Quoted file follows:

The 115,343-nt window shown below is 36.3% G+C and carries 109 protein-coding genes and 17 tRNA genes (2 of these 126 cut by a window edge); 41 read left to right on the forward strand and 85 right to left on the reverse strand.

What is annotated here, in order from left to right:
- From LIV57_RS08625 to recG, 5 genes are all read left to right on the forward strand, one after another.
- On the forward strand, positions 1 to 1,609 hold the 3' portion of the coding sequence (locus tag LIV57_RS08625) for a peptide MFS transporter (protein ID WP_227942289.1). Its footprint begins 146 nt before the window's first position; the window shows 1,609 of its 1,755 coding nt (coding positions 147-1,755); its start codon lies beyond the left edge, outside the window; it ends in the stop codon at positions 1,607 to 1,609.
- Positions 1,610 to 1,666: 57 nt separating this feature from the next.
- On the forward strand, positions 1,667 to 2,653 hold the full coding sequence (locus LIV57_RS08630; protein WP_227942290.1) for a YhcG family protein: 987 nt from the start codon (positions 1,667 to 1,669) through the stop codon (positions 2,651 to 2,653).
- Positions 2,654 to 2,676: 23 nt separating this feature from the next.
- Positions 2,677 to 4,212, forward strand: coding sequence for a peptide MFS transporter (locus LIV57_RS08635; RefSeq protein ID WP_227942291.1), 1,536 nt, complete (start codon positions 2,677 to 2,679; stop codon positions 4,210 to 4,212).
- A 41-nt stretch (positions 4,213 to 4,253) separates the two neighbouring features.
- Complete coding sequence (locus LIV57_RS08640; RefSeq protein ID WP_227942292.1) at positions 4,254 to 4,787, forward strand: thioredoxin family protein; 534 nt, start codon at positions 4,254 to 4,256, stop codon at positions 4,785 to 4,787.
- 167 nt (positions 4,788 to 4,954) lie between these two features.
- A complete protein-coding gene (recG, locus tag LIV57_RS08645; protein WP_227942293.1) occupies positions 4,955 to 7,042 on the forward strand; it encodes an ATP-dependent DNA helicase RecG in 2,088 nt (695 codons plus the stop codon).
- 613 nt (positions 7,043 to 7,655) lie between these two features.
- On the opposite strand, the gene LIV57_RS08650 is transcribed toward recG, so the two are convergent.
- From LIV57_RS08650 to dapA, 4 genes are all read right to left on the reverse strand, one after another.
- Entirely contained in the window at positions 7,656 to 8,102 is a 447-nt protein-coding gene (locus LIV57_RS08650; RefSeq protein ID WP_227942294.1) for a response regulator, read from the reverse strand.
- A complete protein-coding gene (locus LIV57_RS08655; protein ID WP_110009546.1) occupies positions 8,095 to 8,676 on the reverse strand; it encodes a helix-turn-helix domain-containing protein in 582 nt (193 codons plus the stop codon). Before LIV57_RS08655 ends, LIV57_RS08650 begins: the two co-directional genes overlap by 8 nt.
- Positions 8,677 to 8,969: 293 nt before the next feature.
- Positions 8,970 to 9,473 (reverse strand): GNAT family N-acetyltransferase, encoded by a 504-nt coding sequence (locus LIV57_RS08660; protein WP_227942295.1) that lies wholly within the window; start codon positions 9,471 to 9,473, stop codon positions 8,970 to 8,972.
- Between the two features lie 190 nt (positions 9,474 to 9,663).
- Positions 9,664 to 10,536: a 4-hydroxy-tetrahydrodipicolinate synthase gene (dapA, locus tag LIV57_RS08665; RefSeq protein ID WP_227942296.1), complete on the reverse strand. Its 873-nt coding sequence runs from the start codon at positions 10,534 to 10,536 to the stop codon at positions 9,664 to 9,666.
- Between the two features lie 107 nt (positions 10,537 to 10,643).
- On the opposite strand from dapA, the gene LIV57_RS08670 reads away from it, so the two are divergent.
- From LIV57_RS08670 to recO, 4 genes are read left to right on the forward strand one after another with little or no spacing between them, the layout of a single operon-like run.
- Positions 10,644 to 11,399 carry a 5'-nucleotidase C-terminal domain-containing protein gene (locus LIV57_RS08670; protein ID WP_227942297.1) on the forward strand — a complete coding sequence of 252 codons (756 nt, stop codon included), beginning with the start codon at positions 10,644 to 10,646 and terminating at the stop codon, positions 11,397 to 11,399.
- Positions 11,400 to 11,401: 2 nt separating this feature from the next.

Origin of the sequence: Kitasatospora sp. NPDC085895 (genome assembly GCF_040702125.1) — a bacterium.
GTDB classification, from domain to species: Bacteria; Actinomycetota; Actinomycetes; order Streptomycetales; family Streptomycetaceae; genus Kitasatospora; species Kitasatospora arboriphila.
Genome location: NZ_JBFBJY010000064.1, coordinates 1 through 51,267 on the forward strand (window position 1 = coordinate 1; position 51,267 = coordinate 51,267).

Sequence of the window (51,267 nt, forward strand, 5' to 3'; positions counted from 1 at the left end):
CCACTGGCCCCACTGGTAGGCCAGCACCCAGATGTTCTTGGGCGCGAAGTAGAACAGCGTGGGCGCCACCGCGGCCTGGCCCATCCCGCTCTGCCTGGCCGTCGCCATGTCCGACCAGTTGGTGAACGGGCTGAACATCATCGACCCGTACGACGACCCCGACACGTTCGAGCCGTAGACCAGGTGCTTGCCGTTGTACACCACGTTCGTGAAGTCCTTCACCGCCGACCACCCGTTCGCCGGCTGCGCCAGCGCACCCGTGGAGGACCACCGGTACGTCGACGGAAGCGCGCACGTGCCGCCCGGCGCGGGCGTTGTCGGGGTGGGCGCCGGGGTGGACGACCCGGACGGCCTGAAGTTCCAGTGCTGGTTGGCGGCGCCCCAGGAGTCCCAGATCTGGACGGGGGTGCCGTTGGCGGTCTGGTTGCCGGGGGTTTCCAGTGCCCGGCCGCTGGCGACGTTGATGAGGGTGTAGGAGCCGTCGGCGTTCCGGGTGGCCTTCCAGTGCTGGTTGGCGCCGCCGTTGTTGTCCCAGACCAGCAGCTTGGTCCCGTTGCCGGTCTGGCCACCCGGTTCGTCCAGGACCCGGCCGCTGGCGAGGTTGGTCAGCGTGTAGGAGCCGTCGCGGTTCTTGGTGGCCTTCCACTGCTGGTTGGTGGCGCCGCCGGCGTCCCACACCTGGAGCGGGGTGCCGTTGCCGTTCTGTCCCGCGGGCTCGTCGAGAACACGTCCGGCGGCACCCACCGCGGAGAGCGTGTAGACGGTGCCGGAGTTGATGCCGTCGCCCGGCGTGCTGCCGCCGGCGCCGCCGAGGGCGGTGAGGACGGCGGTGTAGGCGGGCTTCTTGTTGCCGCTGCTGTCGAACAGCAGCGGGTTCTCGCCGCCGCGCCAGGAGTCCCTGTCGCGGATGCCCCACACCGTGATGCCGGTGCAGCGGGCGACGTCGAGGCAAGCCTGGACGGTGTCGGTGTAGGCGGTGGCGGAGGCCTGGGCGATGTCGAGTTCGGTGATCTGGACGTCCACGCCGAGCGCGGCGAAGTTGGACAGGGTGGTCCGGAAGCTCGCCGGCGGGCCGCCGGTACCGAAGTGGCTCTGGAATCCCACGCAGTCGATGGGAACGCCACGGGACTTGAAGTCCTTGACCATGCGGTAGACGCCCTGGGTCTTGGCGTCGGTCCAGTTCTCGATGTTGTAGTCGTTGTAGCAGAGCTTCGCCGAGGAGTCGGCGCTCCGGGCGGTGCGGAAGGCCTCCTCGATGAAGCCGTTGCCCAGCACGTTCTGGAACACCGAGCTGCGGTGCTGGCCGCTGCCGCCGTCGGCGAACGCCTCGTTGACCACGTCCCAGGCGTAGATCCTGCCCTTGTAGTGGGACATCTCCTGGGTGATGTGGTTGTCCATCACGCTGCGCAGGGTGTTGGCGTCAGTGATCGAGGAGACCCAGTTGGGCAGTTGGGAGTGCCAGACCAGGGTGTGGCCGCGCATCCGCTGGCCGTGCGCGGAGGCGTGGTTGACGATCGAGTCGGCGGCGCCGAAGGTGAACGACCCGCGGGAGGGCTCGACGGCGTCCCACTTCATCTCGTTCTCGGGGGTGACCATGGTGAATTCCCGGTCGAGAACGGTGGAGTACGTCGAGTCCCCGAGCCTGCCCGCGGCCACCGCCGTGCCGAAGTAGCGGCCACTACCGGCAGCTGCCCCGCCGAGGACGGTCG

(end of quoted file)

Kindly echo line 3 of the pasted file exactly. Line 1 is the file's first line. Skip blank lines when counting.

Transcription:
- From LIV57_RS08625 to recG, 5 genes are all read left to right on the forward strand, one after another.